How did you get started in the industry? I graduated in garden design from Falmouth in 2012, which was the last year of the course. It's a real shame it ended. It produced three RHS young designers of the year - Hugo Bugg, Daniela Coray and me. There's nothing else like it.
How did the young designer competition come about? I always knew about it and there have been the previous winners from Falmouth. You submit a design and the RHS gives the three finalists £12,000 each, which seemed a lot at first but I quickly realised is tight, but it was a big help and a big reason why I did it. As a young designer it's very hard to get sponsorship. Out of all the RHS shows, Tatton is the one with most funding. I took a year out to travel in 2012-13 and came back looking at going self-employed, and I was looking at doing a show garden. I travelled in Australia, Borneo, Laos, Thailand and Vietnam, and that influenced my design with floating platforms and everything on legs to reduce flooding and in the garden there is reduced paving.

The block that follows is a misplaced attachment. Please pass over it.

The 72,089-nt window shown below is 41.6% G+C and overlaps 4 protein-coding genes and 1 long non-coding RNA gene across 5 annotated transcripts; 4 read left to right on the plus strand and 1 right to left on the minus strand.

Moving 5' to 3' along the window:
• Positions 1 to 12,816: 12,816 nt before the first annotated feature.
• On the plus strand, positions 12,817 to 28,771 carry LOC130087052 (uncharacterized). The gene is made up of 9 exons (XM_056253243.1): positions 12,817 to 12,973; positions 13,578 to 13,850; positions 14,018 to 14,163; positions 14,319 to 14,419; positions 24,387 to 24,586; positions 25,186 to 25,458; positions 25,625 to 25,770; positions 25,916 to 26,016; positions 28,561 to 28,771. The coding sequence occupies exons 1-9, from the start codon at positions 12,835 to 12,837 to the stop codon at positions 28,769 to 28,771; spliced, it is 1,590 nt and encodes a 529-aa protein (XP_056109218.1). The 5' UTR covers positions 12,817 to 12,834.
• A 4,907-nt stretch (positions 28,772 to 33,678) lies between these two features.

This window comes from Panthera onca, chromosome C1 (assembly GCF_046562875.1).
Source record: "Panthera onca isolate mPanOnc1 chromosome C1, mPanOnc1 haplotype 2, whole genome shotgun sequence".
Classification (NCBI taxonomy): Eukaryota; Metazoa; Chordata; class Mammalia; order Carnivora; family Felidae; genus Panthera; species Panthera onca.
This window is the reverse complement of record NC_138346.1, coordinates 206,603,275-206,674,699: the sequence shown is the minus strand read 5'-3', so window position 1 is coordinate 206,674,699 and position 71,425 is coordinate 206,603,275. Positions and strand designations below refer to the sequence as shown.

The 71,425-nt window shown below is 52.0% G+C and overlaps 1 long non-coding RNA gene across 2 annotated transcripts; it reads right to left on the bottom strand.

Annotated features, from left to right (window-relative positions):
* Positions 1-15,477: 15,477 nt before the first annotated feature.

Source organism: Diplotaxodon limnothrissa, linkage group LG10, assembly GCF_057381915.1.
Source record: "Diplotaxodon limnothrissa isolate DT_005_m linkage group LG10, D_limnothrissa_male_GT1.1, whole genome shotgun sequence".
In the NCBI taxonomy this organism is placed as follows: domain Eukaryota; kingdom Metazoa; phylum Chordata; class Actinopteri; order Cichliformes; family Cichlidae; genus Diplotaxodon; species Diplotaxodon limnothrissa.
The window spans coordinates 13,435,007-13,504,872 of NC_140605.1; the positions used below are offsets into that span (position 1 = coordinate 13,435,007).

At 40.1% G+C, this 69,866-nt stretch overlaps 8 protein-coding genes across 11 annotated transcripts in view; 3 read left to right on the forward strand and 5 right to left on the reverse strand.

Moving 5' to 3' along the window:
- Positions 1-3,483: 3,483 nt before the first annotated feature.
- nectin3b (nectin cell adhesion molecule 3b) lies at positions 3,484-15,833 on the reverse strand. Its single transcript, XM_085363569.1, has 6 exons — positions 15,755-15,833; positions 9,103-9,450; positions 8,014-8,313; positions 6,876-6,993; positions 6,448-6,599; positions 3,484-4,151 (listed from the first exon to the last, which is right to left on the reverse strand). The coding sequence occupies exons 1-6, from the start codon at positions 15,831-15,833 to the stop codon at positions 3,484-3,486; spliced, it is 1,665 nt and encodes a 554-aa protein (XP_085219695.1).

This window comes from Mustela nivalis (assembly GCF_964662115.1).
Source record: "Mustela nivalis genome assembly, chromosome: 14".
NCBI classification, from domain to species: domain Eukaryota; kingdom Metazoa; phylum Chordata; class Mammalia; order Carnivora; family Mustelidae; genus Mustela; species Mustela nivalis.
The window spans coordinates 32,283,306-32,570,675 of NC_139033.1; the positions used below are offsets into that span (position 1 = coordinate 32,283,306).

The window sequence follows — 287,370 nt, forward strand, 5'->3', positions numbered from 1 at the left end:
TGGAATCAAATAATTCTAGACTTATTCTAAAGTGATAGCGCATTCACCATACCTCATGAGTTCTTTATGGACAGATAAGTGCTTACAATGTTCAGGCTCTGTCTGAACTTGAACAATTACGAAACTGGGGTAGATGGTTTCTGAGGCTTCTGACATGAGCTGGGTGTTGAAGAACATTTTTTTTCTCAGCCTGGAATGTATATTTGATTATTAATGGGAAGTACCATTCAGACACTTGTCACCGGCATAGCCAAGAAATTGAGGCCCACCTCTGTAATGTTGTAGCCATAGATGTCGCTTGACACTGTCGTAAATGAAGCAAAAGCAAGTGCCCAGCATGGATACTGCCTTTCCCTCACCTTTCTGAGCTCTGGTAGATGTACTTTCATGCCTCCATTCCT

What are you working on now? I live near Looe in Cornwall and work for Schoolscapes as a full-time designer making natural playgrounds, but I hope to run my own full-time practice in the future. I've always preferred places with lots of people and I like a bigger brief, working with landscape architects and a range of other people.
What advice would you give to others starting out? Study and get a good understanding of design. Sometimes it's too much about plants. They are incredibly important but sometimes good design seems to be just about plants. You need to have both sides, to appreciate materials and combine them both. A lot of people understand plants better than me but you need both.